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Wednesday, September 19, 2012

Four Reasons Our Roads Will Never Be Beautiful Again

  It is very frustrating for me to look back through old advertisements and realize how far removed we have become from a time when cars were works of art.  At the present time, most of our cars look like Toyota Camrys.  They are mostly little shoe boxes with their edges rounded off.  The grills are unforgettable.  The colors standard.  The look is pedestrian.  No wonder Pontiac went out of business.  How can a car company stay in business when all of the cars look the same?  I might set out to buy a Honda, but I could just as easily buy a Toyota or a Chevy and feel like I've bought the car I was looking for.  Who can tell them apart?  And who wants to?  They all look like the cheap knock-off die-cast cars that were not designed from any real automotive lines.  You know the ones I mean, the ones you could buy from the little toy section in the grocery store or the ones at the Five and Dime.  (That's a Dollar store for you kids today.  My favorite Five and Dime was the Ben Franklin, which was a wonder to wander through as a seven-year-old.)

  This is the 1958 Pontiac Bonneville.  Billed as Motoring's Action-packed Aristocrat!  That distinctive rear panel slot makes me think it is designed to be grabbed by a futuristic robotic arm for advanced parking.  This baby was the Pace car for the 1958 Indianapolis 500.  Sweet.

   Virgil Exner hit a home run with the 1956 DeSoto.  His new look, billed as the Forward Look, which included this super-awesome triple tail-light catapulted DeSoto's sales to record highs.  The DeSoto Fireflite convertible was the Pace car for Indy in 1956.  Incredibly, Chrysler discontinued the DeSoto brand just four years later.  Well, Chrysler was never known for their great decision making.  (Google the K car if you don't believe me.)

    Not to be outdone by Chrysler's Forward Look, Buick decided that if the public wanted chrome, they would get chrome.  In spades!  Actually, in squares: 160 chrome squares, to be exact.  The 1958 Buick Fashion-Aire Dynastar grille was meant to reflect light like nothing before.  This beautiful girl rolled down the road shining like a trophy wife's diamond necklace.  Too much?  Nah, I don't think so.

   Of course, if you know me, I'm going to get the '57 Chevy Bel Air into this discussion.  Is there any better classic look?  I was surprised to learn that the '57 Ford actually outsold Chevy that year, though it is suggested that Chevy's switch to the tubeless tire scared away sales.  Ford's Fairlane certainly had attractive features, and I'll let the motor-heads argue over who had the better engine, but I just don't think the Ford matches up against the Chevy look.  But either way, the Chevy or the Ford are clearly far better designs from the artistic standpoint that a new Ford Focus or a Chevy Volt.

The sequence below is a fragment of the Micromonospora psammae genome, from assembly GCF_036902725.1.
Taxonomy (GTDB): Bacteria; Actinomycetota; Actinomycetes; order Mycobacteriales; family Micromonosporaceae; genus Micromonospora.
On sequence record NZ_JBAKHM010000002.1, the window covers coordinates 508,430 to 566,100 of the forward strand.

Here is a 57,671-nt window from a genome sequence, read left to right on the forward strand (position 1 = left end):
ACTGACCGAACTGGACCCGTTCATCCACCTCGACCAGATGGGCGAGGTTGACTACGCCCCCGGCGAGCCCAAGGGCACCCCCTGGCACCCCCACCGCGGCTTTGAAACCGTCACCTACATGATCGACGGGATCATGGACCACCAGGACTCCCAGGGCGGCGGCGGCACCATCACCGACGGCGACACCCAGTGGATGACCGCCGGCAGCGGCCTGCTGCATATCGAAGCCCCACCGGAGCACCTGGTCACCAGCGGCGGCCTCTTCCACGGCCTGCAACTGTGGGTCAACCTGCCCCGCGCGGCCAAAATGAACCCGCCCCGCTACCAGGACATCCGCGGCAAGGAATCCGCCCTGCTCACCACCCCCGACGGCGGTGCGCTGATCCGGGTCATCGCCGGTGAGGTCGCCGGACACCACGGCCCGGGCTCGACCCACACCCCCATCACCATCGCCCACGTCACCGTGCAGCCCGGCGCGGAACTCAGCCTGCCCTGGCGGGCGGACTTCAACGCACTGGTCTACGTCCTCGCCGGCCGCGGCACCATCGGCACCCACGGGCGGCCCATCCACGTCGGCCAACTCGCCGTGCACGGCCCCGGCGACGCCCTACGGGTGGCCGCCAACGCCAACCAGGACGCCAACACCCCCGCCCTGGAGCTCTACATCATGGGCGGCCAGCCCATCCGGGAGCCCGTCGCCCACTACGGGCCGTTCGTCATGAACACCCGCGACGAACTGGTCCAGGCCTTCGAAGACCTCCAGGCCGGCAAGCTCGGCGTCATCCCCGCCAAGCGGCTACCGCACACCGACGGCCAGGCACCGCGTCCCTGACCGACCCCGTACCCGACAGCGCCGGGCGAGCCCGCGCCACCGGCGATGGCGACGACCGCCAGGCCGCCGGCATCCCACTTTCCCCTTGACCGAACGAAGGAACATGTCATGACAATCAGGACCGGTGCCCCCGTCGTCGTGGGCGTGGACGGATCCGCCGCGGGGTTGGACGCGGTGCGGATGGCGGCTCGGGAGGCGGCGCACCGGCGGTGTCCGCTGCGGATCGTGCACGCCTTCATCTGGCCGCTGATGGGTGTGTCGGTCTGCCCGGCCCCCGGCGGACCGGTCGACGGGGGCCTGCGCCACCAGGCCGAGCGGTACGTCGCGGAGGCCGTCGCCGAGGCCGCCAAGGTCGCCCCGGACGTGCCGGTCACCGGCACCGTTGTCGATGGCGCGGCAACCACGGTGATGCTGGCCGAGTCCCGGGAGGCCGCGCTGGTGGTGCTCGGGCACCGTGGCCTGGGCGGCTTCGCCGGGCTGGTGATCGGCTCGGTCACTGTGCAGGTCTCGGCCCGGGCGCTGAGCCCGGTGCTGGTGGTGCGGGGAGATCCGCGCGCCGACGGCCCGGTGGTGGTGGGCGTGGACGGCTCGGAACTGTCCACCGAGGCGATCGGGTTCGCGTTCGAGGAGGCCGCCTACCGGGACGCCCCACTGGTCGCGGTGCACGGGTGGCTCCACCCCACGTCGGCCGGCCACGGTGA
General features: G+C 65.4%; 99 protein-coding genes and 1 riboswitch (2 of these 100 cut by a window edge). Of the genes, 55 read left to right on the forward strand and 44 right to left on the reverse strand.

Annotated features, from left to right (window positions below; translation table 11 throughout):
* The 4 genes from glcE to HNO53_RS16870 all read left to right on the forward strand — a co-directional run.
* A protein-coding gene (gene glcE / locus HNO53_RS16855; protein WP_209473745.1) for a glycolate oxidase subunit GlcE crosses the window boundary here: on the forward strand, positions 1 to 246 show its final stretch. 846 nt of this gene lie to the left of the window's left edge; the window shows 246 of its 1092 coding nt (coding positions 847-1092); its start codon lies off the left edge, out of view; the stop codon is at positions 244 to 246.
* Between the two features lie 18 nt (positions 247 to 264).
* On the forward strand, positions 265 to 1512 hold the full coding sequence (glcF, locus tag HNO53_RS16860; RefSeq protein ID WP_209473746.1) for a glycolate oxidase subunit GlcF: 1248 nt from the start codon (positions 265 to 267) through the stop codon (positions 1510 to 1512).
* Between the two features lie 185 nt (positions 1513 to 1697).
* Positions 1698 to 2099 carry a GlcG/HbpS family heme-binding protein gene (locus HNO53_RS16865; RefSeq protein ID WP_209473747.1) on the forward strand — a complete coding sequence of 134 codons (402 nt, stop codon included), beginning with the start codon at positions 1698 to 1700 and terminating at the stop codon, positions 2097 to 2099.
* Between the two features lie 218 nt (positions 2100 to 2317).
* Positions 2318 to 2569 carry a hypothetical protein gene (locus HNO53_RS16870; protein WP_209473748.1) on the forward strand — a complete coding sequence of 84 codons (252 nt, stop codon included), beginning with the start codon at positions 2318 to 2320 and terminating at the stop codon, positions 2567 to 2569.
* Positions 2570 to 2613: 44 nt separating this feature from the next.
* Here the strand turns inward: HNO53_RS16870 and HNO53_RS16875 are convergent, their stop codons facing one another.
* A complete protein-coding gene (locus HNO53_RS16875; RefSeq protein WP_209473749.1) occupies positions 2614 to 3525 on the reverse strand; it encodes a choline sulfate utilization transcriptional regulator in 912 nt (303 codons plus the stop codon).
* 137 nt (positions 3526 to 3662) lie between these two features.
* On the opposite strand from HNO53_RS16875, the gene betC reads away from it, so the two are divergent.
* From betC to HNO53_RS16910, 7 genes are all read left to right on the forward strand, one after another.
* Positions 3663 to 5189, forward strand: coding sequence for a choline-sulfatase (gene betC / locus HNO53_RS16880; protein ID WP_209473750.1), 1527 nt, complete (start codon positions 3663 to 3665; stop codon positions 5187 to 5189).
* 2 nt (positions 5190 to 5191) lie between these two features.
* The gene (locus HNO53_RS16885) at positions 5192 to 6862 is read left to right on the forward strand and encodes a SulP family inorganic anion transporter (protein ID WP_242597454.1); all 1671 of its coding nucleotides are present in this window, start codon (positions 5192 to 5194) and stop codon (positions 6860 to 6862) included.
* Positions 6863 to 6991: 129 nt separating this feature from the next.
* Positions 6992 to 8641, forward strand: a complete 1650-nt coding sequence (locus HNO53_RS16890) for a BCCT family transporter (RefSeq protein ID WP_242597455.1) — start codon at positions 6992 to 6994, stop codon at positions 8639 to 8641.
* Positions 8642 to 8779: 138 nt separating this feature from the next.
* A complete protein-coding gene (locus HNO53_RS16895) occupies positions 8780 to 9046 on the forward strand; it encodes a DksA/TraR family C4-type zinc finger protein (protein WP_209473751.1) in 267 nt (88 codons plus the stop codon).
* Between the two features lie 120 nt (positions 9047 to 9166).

Seriously, folks, what happened?  I wasn't there, during that transition time from 1960 to the 1980's, but I've heard there was a great deal of drugs being spread throughout the collective culture.  Perhaps that's the reason these gorgeous vehicles aren't made any more.  You can blame it all on the oil crisis in the '70s, but that is no excuse for the loss of aesthetics.
  I have trouble understanding how any car maker cannot see the potential for reviving these kinds of designs.  Even the underpowered Chrysler PT Cruiser and Chevy's HHR grabbed a bit of the spotlight due to their slightly retro looks.  I've been saying this for years to my family members, who must now be tired of hearing it, that if Chevy put out a retro Bel Air that brought back the look with modern conveniences, it would sell like hotcakes.  Anyone out there listening?

  As an end note to this post, I have now run Room With No View for a full year.  Thanks to everyone who peeks in from time to time to find out what's been on my mind or in the cross hairs of my camera.  I hope you always enjoy my posts, and keep checking back for another year.  If you haven't already, click the follow button, as this makes me feel like someone out there likes me, and would follow me like everyone followed Gene Hackman in The Poseidon Adventure.  I know, half of those people died, but I think I could do better than that.  And always share the posts you like with your friends.  The more readers, the more the world will eventually be converted to my way of thinking.  And that's not bad!

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